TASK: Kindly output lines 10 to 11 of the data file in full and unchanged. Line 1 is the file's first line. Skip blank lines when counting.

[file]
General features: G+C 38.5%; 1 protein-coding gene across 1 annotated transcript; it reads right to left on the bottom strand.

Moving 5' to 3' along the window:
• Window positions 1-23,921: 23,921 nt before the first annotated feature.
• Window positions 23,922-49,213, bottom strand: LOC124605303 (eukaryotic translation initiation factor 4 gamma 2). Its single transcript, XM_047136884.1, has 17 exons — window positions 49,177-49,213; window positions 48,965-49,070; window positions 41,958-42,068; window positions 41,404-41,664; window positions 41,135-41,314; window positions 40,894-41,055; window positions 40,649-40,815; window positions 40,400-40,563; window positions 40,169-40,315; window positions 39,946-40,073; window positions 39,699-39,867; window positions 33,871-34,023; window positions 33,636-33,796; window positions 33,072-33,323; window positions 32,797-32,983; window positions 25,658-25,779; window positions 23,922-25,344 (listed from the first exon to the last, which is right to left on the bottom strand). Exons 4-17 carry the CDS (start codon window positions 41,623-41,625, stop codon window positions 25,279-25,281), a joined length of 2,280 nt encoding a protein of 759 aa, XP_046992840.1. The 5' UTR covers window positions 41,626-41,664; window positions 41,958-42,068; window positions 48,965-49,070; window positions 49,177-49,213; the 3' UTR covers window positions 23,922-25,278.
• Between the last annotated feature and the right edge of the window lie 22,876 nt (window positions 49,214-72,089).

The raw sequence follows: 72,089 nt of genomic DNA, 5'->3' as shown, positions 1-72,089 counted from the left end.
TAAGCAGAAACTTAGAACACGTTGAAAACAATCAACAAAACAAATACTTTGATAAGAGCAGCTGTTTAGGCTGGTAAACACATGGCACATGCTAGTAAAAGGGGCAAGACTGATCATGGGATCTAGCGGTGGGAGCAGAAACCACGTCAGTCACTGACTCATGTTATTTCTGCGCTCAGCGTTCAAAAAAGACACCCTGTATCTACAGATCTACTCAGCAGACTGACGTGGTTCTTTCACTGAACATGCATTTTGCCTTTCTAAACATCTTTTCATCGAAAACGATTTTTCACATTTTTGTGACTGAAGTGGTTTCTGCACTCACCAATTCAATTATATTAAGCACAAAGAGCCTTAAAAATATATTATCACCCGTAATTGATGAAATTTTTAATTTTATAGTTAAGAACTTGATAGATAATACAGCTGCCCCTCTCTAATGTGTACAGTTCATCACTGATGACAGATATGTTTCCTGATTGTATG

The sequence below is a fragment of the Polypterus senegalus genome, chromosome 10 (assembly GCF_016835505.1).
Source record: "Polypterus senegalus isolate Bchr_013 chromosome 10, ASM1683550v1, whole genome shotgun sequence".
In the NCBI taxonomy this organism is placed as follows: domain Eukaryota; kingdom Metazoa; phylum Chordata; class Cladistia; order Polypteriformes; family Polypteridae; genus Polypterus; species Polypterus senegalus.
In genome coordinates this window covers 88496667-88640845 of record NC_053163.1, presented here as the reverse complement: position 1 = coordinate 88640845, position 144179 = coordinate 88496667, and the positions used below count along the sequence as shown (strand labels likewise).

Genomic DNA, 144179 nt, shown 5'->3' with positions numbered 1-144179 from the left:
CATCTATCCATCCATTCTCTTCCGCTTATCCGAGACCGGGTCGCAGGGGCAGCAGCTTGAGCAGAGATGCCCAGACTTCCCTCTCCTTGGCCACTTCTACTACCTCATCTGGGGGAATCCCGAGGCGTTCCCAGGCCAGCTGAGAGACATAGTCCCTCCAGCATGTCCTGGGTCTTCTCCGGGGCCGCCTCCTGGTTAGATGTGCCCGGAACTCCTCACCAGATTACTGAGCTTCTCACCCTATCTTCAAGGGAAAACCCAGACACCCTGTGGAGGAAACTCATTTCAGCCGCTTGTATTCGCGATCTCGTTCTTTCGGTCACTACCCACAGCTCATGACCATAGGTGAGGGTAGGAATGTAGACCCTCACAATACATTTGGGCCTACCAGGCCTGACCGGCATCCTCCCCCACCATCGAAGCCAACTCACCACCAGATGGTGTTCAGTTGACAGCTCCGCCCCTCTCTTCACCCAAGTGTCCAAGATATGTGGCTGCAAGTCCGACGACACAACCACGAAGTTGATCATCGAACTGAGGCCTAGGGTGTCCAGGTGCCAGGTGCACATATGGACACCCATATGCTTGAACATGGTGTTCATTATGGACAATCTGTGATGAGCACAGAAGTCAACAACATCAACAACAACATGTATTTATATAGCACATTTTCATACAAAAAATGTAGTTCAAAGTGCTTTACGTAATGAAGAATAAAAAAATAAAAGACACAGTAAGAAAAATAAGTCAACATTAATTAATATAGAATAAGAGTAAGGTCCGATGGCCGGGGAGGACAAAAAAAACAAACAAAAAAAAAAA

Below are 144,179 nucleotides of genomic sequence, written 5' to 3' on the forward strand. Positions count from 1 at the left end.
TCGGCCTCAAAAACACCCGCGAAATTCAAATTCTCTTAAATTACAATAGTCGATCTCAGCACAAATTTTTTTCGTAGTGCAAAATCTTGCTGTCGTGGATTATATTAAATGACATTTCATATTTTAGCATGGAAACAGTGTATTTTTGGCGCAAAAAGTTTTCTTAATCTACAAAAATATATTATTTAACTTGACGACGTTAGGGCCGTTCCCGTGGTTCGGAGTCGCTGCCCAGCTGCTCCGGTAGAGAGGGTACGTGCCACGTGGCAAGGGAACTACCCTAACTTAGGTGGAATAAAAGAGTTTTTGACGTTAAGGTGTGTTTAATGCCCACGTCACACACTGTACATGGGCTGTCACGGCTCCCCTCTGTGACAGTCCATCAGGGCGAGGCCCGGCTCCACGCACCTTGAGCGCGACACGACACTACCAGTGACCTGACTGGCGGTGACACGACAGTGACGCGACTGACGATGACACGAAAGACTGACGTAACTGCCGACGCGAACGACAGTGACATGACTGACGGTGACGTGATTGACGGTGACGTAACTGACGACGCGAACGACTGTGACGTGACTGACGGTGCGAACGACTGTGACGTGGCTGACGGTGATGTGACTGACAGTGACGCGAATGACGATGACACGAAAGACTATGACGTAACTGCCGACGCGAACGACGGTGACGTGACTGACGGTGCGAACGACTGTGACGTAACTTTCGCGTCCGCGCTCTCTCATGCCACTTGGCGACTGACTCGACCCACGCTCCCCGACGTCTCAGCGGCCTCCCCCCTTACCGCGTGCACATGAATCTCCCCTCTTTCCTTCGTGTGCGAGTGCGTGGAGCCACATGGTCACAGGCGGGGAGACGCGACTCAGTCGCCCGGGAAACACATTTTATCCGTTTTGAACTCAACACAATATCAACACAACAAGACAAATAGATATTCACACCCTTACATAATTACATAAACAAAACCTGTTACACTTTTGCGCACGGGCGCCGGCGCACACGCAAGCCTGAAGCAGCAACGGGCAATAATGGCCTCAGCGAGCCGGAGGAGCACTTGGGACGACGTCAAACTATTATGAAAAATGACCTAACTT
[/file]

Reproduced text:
In the NCBI taxonomy this organism is placed as follows: domain Eukaryota; kingdom Metazoa; phylum Chordata; class Cladistia; order Polypteriformes; family Polypteridae; genus Polypterus; species Polypterus senegalus.
In genome coordinates this window covers 88496667-88640845 of record NC_053163.1, presented here as the reverse complement: position 1 = coordinate 88640845, position 144179 = coordinate 88496667, and the positions used below count along the sequence as shown (strand labels likewise).